Radio interview with Neil Mitchell, 3AW

Transcript
06 Oct 2017
Prime Minister
NBN; National security; Airport security; Burqa; Women in Cabinet; Gas; Retail sales; Major Brendan Nottle; Senator Arthur Sinodinos
E&OE

NEIL MITCHELL:

Prime Minister Malcolm Turnbull, good morning.

PRIME MINISTER:

Good morning Neil.

NEIL MITCHELL:

Thank you for your time. Prime Minister, I’ll get to the terrorism issue and gas in a moment but NBN keeps coming up to me this week – it’s a mess. You ordered a review two months ago, an urgent review. When do you get the result?

PRIME MINISTER:

Well I am talking to the management all the time.

NEIL MITCHELL:

The review is underway though isn’t it?

PRIME MINISTER:

Yeah, there is. But the issue is making sure firstly that the installation process is going well.

You’ve got to remember that they are connecting more people every ten days, more people every ten days than Labor did in six years. It’s a gigantic project.

NEIL MITCHELL:

Are you aware of the pain it’s causing in the community?

PRIME MINISTER:

Very aware. Keenly aware.

NEIL MITCHELL:

What can you do about it?

PRIME MINISTER:

Well, firstly, they’ve got to improve the installation experience and that is, you know, a people management, a process management issue. They’re getting on top of that.

But this is the fastest, biggest rollout ever in the history of telecoms in Australia.

The second thing is the problem that people are being told by the telecom retailers that they’re going to get speeds which are not being delivered at peak times and we’ve got a number of changes to ensure that that problem doesn’t continue.

NEIL MITCHELL:

But, we’re going backwards. 2015 - we had a world ranking of 47 on the internet speed. NBN has rolled out to several million homes and we’re now 64th. Kenya is better than us.

PRIME MINISTER:

That’s rubbish, Neil.

NEIL MITCHELL:

That’s rubbish?

PRIME MINISTER:

Complete rubbish. You know, like 1.5 per cent of people in Kenya have access to broadband. In Australia, it is 90 per cent.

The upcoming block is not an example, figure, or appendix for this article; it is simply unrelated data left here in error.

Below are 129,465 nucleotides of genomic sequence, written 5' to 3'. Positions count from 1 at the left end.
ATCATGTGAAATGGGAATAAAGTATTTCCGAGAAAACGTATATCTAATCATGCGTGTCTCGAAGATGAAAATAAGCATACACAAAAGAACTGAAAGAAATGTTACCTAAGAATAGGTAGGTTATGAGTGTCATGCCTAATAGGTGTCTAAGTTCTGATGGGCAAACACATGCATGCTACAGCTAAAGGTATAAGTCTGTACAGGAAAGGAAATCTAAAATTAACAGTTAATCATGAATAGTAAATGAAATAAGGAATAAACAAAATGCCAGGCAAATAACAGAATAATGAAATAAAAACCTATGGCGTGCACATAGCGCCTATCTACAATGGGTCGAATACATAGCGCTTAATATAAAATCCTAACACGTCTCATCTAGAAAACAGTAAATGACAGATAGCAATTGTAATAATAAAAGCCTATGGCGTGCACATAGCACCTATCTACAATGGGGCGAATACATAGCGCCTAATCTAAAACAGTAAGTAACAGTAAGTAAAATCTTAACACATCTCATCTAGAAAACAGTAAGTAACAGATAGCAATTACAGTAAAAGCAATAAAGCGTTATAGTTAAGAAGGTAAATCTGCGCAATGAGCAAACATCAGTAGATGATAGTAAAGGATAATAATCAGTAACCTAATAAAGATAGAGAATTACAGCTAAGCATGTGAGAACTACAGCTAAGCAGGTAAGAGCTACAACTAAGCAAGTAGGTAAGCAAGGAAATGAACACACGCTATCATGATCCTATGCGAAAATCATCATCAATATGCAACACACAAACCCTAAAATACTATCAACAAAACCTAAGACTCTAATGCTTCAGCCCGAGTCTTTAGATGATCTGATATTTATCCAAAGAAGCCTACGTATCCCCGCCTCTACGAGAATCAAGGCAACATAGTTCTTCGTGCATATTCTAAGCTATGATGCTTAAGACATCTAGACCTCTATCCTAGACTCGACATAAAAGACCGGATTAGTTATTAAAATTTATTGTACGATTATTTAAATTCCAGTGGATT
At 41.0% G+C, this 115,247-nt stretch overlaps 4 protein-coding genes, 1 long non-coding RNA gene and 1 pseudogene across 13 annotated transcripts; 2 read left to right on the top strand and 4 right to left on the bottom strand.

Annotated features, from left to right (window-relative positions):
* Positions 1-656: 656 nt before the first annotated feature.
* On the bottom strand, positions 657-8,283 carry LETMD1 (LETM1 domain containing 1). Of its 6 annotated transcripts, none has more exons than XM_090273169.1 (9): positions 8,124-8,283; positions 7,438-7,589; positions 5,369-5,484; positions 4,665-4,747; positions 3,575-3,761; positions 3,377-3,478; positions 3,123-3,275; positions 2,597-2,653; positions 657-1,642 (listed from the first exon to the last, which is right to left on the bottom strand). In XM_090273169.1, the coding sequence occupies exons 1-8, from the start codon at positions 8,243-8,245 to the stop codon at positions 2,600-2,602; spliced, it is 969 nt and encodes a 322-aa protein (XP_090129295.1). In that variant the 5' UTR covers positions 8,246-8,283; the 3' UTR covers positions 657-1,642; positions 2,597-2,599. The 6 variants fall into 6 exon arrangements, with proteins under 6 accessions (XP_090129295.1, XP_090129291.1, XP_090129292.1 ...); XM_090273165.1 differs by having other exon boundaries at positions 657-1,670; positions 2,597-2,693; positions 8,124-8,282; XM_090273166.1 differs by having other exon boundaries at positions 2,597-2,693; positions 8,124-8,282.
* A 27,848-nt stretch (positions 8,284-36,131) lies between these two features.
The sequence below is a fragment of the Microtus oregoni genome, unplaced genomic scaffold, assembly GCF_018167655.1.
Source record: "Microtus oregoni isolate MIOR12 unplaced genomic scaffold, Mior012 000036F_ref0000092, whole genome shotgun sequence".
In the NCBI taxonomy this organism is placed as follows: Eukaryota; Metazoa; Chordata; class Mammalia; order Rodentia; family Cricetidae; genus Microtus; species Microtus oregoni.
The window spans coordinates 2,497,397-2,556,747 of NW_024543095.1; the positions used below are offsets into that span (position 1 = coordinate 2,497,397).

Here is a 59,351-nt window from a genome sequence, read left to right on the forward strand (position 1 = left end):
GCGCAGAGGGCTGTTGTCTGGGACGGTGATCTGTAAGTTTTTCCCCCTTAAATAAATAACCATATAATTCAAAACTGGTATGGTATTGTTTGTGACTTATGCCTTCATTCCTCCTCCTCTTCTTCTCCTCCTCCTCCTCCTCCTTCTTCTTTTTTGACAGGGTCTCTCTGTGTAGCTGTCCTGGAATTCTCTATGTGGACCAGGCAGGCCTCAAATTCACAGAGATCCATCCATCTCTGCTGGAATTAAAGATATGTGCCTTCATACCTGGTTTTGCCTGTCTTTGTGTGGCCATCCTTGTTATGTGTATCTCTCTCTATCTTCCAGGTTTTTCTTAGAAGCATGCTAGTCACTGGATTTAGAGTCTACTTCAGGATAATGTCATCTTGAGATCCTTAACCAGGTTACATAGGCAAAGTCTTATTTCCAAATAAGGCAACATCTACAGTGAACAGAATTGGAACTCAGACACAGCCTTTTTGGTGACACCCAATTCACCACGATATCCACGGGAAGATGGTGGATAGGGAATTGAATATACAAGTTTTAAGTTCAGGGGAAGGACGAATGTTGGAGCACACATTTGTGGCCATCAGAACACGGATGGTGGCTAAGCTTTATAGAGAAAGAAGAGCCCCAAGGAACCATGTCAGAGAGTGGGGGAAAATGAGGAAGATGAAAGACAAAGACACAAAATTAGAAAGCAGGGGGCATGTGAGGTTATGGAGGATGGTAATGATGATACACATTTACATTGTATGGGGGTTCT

NEIL MITCHELL:

Well they’re still doing it a lot faster than we are.

[LAUGHTER]

PRIME MINISTER:

Neil-

NEIL MITCHELL:

Well, okay, the point is we’re going backwards.

PRIME MINISTER:

Neil, believe me that is rubbish statistics.

NEIL MITCHELL:

Okay.

PRIME MINISTER:

You know, you might have a handful of wealthy people with apartment buildings that have got first-world telecoms in a country where the vast majority of people have got no access at all. So, let’s put, the Kenya comparison is not real.

NEIL MITCHELL:

Okay. Well, the standing committee last week on Grand Final eve released its report calling for an immediate independent audit. Will you do one?

PRIME MINISTER:

There is no need for that. We are absolutely on top of this.

And I’m talking to the management all the time as is the Minister Mitch Fifield.

What they’re doing is ensuring that Australians get the internet speeds that they have been promised by the retailers.

The problem is very much a matter with the retailers who are not buying enough capacity from NBN and from other providers to deliver the service speeds they’re promising.

So we’re onto that.

NEIL MITCHELL:

There is also a problem for the average person trying to sort out what the hell is going on. Why can’t we have a central point? At the moment, you ring NBN and they say nothing to do with us, ring telcos. You ring the telco they send you back to NBN. You’ve got people who are screaming in frustration. Can we at least get a central point where somebody takes control of this?